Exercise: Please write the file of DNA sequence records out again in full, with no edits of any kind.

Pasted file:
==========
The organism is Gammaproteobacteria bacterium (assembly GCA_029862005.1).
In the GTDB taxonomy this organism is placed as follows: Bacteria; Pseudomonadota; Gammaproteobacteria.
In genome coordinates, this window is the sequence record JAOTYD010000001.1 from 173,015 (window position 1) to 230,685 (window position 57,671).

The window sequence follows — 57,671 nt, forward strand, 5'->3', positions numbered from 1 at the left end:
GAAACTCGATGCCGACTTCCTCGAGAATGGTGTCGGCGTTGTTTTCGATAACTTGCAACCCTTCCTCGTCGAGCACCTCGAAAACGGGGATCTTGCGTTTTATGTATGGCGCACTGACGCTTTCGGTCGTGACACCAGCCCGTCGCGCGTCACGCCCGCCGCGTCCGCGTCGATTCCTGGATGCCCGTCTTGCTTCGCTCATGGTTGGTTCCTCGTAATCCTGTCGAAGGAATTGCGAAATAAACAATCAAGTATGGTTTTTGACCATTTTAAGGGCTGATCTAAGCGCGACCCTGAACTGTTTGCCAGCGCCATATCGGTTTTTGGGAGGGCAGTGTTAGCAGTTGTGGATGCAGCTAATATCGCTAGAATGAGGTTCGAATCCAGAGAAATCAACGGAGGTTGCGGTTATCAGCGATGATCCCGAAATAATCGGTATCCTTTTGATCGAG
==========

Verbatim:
The organism is Gammaproteobacteria bacterium (assembly GCA_029862005.1).
In the GTDB taxonomy this organism is placed as follows: Bacteria; Pseudomonadota; Gammaproteobacteria.
In genome coordinates, this window is the sequence record JAOTYD010000001.1 from 173,015 (window position 1) to 230,685 (window position 57,671).

The window sequence follows — 57,671 nt, forward strand, 5'->3', positions numbered from 1 at the left end:
GAAACTCGATGCCGACTTCCTCGAGAATGGTGTCGGCGTTGTTTTCGATAACTTGCAACCCTTCCTCGTCGAGCACCTCGAAAACGGGGATCTTGCGTTTTATGTATGGCGCACTGACGCTTTCGGTCGTGACACCAGCCCGTCGCGCGTCACGCCCGCCGCGTCCGCGTCGATTCCTGGATGCCCGTCTTGCTTCGCTCATGGTTGGTTCCTCGTAATCCTGTCGAAGGAATTGCGAAATAAACAATCAAGTATGGTTTTTGACCATTTTAAGGGCTGATCTAAGCGCGACCCTGAACTGTTTGCCAGCGCCATATCGGTTTTTGGGAGGGCAGTGTTAGCAGTTGTGGATGCAGCTAATATCGCTAGAATGAGGTTCGAATCCAGAGAAATCAACGGAGGTTGCGGTTATCAGCGATGATCCCGAAATAATCGGTATCCTTTTGATCGAG